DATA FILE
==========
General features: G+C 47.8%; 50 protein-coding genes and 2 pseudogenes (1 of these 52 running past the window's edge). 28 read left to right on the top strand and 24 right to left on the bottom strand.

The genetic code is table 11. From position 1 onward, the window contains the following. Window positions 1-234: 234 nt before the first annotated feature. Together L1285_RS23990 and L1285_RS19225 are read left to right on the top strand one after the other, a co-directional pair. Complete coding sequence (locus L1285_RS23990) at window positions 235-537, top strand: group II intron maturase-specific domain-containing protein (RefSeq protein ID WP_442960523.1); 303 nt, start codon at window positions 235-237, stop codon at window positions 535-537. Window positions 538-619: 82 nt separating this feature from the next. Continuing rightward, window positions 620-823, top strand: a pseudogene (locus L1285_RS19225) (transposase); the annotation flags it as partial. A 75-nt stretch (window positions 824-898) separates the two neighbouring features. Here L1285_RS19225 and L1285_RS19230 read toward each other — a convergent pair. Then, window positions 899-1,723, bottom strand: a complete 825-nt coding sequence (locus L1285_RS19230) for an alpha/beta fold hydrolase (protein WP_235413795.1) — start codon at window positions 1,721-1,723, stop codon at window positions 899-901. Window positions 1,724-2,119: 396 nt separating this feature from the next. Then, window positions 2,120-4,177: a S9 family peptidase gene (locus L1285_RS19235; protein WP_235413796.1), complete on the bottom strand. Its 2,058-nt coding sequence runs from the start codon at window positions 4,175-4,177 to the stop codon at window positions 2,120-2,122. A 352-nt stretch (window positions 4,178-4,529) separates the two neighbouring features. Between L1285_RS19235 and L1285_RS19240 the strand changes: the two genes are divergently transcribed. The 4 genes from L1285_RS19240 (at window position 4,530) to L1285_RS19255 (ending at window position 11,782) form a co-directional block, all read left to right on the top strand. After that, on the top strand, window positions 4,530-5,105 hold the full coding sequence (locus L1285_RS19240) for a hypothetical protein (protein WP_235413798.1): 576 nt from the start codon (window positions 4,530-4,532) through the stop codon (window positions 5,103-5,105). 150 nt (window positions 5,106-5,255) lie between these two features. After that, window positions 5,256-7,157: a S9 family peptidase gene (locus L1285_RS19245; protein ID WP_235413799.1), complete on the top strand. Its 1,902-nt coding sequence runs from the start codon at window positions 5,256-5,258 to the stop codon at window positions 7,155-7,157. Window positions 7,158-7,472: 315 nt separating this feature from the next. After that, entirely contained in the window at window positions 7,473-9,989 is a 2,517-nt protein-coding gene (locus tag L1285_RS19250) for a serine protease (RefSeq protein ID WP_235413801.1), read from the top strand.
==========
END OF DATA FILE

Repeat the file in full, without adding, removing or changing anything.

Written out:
General features: G+C 47.8%; 50 protein-coding genes and 2 pseudogenes (1 of these 52 running past the window's edge). 28 read left to right on the top strand and 24 right to left on the bottom strand.

The genetic code is table 11. From position 1 onward, the window contains the following. Window positions 1-234: 234 nt before the first annotated feature. Together L1285_RS23990 and L1285_RS19225 are read left to right on the top strand one after the other, a co-directional pair. Complete coding sequence (locus L1285_RS23990) at window positions 235-537, top strand: group II intron maturase-specific domain-containing protein (RefSeq protein ID WP_442960523.1); 303 nt, start codon at window positions 235-237, stop codon at window positions 535-537. Window positions 538-619: 82 nt separating this feature from the next. Continuing rightward, window positions 620-823, top strand: a pseudogene (locus L1285_RS19225) (transposase); the annotation flags it as partial. A 75-nt stretch (window positions 824-898) separates the two neighbouring features. Here L1285_RS19225 and L1285_RS19230 read toward each other — a convergent pair. Then, window positions 899-1,723, bottom strand: a complete 825-nt coding sequence (locus L1285_RS19230) for an alpha/beta fold hydrolase (protein WP_235413795.1) — start codon at window positions 1,721-1,723, stop codon at window positions 899-901. Window positions 1,724-2,119: 396 nt separating this feature from the next. Then, window positions 2,120-4,177: a S9 family peptidase gene (locus L1285_RS19235; protein WP_235413796.1), complete on the bottom strand. Its 2,058-nt coding sequence runs from the start codon at window positions 4,175-4,177 to the stop codon at window positions 2,120-2,122. A 352-nt stretch (window positions 4,178-4,529) separates the two neighbouring features. Between L1285_RS19235 and L1285_RS19240 the strand changes: the two genes are divergently transcribed. The 4 genes from L1285_RS19240 (at window position 4,530) to L1285_RS19255 (ending at window position 11,782) form a co-directional block, all read left to right on the top strand. After that, on the top strand, window positions 4,530-5,105 hold the full coding sequence (locus L1285_RS19240) for a hypothetical protein (protein WP_235413798.1): 576 nt from the start codon (window positions 4,530-4,532) through the stop codon (window positions 5,103-5,105). 150 nt (window positions 5,106-5,255) lie between these two features. After that, window positions 5,256-7,157: a S9 family peptidase gene (locus L1285_RS19245; protein ID WP_235413799.1), complete on the top strand. Its 1,902-nt coding sequence runs from the start codon at window positions 5,256-5,258 to the stop codon at window positions 7,155-7,157. Window positions 7,158-7,472: 315 nt separating this feature from the next. After that, entirely contained in the window at window positions 7,473-9,989 is a 2,517-nt protein-coding gene (locus tag L1285_RS19250) for a serine protease (RefSeq protein ID WP_235413801.1), read from the top strand.